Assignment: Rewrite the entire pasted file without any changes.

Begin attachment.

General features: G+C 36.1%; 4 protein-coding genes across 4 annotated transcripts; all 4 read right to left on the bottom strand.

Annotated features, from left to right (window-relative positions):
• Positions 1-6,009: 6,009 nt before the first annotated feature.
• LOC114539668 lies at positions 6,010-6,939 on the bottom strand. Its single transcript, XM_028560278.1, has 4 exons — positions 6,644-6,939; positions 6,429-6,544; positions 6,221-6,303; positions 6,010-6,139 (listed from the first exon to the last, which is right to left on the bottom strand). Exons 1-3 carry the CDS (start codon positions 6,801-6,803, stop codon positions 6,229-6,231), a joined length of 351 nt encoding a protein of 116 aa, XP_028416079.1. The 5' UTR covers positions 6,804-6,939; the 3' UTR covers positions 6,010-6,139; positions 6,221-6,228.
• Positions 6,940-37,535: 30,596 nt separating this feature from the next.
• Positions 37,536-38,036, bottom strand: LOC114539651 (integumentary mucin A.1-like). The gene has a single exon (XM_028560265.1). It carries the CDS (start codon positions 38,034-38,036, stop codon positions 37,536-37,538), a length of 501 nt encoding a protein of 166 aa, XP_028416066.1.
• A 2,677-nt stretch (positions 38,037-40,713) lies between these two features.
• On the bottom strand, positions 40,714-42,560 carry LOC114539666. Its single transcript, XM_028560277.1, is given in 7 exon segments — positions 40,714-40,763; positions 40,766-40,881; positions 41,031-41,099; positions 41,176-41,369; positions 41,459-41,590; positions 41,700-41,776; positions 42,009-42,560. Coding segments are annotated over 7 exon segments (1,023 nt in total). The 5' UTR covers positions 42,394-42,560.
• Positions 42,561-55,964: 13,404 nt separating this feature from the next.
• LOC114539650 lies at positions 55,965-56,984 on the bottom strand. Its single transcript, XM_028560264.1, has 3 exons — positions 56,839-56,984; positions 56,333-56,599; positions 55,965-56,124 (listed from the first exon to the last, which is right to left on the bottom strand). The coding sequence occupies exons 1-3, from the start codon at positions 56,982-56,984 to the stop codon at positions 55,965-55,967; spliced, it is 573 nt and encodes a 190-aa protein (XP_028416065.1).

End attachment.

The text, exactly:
General features: G+C 36.1%; 4 protein-coding genes across 4 annotated transcripts; all 4 read right to left on the bottom strand.

Annotated features, from left to right (window-relative positions):
• Positions 1-6,009: 6,009 nt before the first annotated feature.
• LOC114539668 lies at positions 6,010-6,939 on the bottom strand. Its single transcript, XM_028560278.1, has 4 exons — positions 6,644-6,939; positions 6,429-6,544; positions 6,221-6,303; positions 6,010-6,139 (listed from the first exon to the last, which is right to left on the bottom strand). Exons 1-3 carry the CDS (start codon positions 6,801-6,803, stop codon positions 6,229-6,231), a joined length of 351 nt encoding a protein of 116 aa, XP_028416079.1. The 5' UTR covers positions 6,804-6,939; the 3' UTR covers positions 6,010-6,139; positions 6,221-6,228.
• Positions 6,940-37,535: 30,596 nt separating this feature from the next.
• Positions 37,536-38,036, bottom strand: LOC114539651 (integumentary mucin A.1-like). The gene has a single exon (XM_028560265.1). It carries the CDS (start codon positions 38,034-38,036, stop codon positions 37,536-37,538), a length of 501 nt encoding a protein of 166 aa, XP_028416066.1.
• A 2,677-nt stretch (positions 38,037-40,713) lies between these two features.
• On the bottom strand, positions 40,714-42,560 carry LOC114539666. Its single transcript, XM_028560277.1, is given in 7 exon segments — positions 40,714-40,763; positions 40,766-40,881; positions 41,031-41,099; positions 41,176-41,369; positions 41,459-41,590; positions 41,700-41,776; positions 42,009-42,560. Coding segments are annotated over 7 exon segments (1,023 nt in total). The 5' UTR covers positions 42,394-42,560.
• Positions 42,561-55,964: 13,404 nt separating this feature from the next.
• LOC114539650 lies at positions 55,965-56,984 on the bottom strand. Its single transcript, XM_028560264.1, has 3 exons — positions 56,839-56,984; positions 56,333-56,599; positions 55,965-56,124 (listed from the first exon to the last, which is right to left on the bottom strand). The coding sequence occupies exons 1-3, from the start codon at positions 56,982-56,984 to the stop codon at positions 55,965-55,967; spliced, it is 573 nt and encodes a 190-aa protein (XP_028416065.1).